Typically, we take our worries very seriously. Which makes sense. They are worries, after all. They’re about negative, anxiety-provoking, scary things that hijack our attention.
Maybe you’ve already tried unsuccessfully to deal with your worrisome thoughts. Maybe you’ve tried arguing with them: No, that would never happen! That’s so stupid. Maybe you’ve tried saying or shouting Stop! Maybe you’ve journaled about your worries. Over and over.
But nothing seems to work. Or you’ve found a few helpful tools, and would like to add another one to your coping arsenal.
In the new book Outsmart Your Anxious Brain: 10 Simple Ways to Beat the Worry Trick, psychologist and anxiety expert David Carbonell, Ph.D, shares a lesser-known but powerful technique: humor.
Carbonell notes that if you’re worried you’re going to miss some important warning, ask yourself: “Does the problem exist now, in the world around me? If it does, is there anything I can do to change it now?”
If there isn’t, here are four humorous, highly effective strategies to try:
Worry in a foreign language. If you’re bilingual, worry in your weaker language. Or, use a foreign language dictionary to look up your worries. Or, use a combination of languages (e.g., Spanglish). Or, if you don’t know a single word of another language, how about pig Latin?
Pen a poem. Carbonell’s clients find it helpful to channel their worries into a simple haiku (which consists of three lines: one line has five syllables, the second has seven, and the third has five). One client created this haiku:
My boss will fire me
Lose home, wife, kids, all is lost
Can I wash your car?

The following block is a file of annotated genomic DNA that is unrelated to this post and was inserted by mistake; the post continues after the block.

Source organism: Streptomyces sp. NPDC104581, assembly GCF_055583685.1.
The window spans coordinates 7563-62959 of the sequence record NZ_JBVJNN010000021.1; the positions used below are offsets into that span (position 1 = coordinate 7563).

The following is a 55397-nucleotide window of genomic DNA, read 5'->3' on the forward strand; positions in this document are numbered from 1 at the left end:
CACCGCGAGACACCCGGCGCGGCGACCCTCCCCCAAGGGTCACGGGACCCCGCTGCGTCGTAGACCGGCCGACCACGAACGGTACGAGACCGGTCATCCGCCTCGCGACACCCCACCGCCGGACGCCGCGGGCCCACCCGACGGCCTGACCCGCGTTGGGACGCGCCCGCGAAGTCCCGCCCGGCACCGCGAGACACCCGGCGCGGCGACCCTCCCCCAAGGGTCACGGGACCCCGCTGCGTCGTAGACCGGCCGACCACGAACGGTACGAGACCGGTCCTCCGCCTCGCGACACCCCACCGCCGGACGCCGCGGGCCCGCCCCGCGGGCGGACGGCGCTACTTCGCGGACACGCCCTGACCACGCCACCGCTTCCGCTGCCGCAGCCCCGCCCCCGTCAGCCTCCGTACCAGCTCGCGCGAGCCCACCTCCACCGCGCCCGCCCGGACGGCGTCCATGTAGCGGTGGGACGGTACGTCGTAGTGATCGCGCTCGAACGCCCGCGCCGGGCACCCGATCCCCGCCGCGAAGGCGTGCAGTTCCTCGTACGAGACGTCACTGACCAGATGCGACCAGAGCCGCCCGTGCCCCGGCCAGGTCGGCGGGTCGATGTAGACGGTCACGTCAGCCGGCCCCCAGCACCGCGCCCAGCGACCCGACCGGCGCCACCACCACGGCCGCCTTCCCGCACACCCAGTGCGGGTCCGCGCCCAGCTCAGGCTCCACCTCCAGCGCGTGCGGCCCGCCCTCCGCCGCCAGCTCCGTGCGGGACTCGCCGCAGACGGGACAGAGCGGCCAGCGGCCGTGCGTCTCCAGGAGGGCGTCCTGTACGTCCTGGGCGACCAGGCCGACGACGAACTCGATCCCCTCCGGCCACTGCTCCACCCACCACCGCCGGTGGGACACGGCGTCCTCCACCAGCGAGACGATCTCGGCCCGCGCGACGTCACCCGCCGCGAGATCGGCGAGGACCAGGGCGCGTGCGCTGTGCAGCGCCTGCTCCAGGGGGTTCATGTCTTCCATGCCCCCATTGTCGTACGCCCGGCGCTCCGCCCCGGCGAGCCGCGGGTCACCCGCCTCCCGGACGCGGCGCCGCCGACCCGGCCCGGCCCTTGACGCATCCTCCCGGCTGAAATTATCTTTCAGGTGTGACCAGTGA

Another option, he writes, is to create a limerick, a funny poem with five lines. Here’s another client’s example:
I’m going to get on that plane
Even though it will drive me insane.
I’ll kick down the door
Get thrown to the floor
And everyone will soon know my name
Compose a song. Create your own lyrics by naming your most fearful and outlandish worries. Then sing them silently or aloud using a popular tune. According to Carbonell, “The purpose of these songs is not to silence or banish your worrisome thoughts. Rather, it’s to give them room, to air them out and accept them in a playful way.”
Say “yes, and.” This is actually a rule in improvisational theater: Whatever a fellow actor says to you on stage, you go along with it and add another funny element to move the scene forward. Carbonell shares this example: “What if the boss gives me a poor evaluation? Yes, and he’ll probably hit on my wife too and steal her from me once I’ve been fired!”
It might seem strange, awkward, or downright ridiculous to you to use humor with serious worries. How can you be funny and playful about your job, health, or a loved one’s health?
But here’s the thing: Taking our worries too seriously, particularly after we’ve already taken healthy action and controlled the controllable, only spikes our stress. It leads to sleepless nights and irritable days. It siphons our energy and steals our joy.
Maybe you want to take a more lighthearted approach to your worries, but it doesn’t come naturally to you. That’s OK.
This is why we practice, and the above actionable strategies are an excellent place to start. You can even ask a friend to help. Is there anyone in your inner circle who’s hilarious and skilled at diminishing stressful situations?
Cultivating a playful attitude isn’t just important for coping with anxious, worrisome thoughts. It’s a powerful approach for navigating our lives.